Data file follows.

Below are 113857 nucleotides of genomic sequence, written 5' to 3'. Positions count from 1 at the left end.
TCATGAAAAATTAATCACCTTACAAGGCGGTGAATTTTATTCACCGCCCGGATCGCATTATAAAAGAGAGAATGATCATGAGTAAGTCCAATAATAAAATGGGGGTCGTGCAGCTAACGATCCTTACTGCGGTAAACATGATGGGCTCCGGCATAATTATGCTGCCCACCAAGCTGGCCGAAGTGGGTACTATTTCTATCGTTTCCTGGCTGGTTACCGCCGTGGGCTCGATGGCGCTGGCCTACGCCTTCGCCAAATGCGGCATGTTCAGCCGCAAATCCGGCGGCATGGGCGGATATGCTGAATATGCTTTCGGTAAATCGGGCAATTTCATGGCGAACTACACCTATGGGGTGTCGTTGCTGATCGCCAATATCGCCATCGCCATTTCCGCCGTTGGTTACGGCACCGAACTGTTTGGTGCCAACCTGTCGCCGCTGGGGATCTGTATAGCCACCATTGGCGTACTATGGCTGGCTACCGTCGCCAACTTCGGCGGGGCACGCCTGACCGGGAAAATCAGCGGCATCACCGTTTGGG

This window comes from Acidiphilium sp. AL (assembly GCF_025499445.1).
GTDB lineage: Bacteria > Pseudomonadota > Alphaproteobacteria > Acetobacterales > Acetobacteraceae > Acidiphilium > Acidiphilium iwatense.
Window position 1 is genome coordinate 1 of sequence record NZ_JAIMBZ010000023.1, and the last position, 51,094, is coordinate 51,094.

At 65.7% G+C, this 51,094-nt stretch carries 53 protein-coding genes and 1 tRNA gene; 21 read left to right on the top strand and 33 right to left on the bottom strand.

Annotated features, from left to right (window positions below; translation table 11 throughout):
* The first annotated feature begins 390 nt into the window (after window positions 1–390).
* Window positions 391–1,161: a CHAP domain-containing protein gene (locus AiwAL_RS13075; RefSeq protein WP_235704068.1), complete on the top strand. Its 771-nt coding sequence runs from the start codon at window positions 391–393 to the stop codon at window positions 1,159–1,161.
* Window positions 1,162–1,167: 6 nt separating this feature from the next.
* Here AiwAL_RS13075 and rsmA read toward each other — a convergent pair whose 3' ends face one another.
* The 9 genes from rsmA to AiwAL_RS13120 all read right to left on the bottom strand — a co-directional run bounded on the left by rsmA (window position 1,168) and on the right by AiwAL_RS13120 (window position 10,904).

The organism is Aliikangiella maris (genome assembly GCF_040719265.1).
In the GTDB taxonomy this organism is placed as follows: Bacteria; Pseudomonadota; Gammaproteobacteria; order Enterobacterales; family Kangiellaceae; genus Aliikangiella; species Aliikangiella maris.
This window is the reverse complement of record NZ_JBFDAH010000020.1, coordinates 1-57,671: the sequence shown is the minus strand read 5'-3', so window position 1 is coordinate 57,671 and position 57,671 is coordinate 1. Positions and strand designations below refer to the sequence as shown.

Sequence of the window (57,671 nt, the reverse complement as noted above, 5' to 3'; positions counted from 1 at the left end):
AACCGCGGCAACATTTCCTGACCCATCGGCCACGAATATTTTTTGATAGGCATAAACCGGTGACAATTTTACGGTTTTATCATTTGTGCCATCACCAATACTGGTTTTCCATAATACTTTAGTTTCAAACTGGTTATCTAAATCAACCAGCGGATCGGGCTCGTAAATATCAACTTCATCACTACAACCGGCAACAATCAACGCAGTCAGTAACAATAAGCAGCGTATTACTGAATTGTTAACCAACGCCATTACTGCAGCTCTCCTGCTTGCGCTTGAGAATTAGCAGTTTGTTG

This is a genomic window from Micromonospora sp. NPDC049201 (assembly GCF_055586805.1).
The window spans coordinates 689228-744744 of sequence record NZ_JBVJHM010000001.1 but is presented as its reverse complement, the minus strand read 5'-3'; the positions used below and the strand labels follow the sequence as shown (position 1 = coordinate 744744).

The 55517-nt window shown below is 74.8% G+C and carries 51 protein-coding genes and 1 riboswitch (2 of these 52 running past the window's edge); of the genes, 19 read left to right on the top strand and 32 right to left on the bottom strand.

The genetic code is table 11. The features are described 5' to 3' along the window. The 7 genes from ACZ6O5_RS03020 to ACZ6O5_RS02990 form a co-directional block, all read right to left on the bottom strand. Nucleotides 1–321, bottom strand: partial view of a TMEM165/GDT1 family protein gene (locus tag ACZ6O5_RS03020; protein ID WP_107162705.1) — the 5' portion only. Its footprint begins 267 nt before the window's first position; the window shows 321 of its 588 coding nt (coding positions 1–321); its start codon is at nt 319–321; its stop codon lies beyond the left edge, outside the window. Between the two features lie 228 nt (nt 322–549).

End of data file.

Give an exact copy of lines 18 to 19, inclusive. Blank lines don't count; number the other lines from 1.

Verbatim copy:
This is a genomic window from Micromonospora sp. NPDC049201 (assembly GCF_055586805.1).
The window spans coordinates 689228-744744 of sequence record NZ_JBVJHM010000001.1 but is presented as its reverse complement, the minus strand read 5'-3'; the positions used below and the strand labels follow the sequence as shown (position 1 = coordinate 744744).